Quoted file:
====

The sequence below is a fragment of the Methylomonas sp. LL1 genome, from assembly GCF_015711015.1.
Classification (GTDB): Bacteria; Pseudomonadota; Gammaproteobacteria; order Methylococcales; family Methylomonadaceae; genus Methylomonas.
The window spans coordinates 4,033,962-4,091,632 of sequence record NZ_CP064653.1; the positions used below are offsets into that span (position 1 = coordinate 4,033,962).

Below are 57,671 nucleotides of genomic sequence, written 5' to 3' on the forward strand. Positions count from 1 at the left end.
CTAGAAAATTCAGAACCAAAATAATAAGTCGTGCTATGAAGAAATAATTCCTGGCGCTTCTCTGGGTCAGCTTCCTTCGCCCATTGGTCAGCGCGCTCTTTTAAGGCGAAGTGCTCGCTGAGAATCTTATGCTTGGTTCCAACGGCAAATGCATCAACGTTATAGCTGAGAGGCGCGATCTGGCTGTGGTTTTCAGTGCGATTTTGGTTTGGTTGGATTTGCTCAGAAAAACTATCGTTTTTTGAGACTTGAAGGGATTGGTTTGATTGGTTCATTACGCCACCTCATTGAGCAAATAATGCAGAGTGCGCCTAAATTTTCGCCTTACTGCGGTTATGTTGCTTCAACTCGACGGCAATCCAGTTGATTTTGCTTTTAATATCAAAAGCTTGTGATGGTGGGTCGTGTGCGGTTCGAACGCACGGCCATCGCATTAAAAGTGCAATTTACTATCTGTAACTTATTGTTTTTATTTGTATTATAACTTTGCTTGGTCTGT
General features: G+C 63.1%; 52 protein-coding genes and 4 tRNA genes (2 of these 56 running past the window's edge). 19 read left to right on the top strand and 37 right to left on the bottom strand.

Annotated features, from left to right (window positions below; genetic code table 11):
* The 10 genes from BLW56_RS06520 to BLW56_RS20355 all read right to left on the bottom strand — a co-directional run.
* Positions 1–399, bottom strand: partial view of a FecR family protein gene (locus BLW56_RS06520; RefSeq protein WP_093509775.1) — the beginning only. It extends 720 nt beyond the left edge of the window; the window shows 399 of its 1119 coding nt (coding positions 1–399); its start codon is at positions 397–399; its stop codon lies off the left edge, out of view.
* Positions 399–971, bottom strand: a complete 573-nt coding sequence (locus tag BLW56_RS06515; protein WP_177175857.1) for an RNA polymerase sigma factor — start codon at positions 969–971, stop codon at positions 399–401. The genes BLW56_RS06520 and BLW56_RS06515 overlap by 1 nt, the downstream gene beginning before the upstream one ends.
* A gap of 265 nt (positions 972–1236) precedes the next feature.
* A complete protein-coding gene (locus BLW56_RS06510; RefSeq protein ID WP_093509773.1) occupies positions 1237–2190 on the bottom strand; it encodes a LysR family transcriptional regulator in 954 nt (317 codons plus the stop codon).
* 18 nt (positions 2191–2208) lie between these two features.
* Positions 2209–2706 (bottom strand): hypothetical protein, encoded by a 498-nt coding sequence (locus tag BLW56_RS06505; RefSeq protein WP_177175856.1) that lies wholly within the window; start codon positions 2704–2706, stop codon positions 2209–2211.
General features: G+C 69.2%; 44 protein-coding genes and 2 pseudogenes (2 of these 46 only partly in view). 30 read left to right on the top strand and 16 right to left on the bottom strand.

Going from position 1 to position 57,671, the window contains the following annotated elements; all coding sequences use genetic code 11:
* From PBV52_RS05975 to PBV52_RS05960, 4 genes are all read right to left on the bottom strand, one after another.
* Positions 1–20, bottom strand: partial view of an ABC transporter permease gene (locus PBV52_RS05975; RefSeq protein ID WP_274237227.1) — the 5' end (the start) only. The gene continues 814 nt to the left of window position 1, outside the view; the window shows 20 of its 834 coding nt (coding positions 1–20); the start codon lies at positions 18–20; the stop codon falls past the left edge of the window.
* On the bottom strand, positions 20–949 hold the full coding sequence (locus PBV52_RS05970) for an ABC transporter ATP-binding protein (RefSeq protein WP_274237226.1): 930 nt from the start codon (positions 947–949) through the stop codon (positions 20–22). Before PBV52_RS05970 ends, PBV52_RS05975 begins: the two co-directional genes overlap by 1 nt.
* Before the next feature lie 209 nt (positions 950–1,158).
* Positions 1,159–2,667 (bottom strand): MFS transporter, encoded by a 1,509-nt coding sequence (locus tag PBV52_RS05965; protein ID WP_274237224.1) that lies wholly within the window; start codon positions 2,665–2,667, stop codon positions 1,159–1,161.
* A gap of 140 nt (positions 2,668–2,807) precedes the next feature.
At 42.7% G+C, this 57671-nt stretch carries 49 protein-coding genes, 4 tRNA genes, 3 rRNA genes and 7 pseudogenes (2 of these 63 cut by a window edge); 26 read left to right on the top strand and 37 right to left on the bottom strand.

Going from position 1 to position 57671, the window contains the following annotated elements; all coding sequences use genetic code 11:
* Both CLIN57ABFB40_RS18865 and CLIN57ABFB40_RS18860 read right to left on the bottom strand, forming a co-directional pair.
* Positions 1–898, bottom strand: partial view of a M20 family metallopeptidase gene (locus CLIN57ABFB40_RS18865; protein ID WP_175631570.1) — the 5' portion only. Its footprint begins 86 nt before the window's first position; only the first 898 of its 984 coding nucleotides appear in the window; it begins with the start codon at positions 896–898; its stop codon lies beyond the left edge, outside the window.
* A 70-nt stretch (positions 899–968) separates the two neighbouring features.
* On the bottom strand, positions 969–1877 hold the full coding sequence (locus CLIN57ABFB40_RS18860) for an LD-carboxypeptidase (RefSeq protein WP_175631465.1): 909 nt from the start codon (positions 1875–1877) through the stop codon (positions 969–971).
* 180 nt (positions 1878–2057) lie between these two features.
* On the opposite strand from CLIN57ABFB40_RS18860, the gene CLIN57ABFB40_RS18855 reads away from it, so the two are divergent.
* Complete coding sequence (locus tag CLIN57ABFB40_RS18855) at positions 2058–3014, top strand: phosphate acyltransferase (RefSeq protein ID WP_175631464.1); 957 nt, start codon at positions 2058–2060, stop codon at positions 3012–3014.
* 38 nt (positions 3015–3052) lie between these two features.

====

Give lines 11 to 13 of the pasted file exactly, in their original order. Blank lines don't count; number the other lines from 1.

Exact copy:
* A gap of 265 nt (positions 972–1236) precedes the next feature.
* A complete protein-coding gene (locus BLW56_RS06510; RefSeq protein ID WP_093509773.1) occupies positions 1237–2190 on the bottom strand; it encodes a LysR family transcriptional regulator in 954 nt (317 codons plus the stop codon).
* 18 nt (positions 2191–2208) lie between these two features.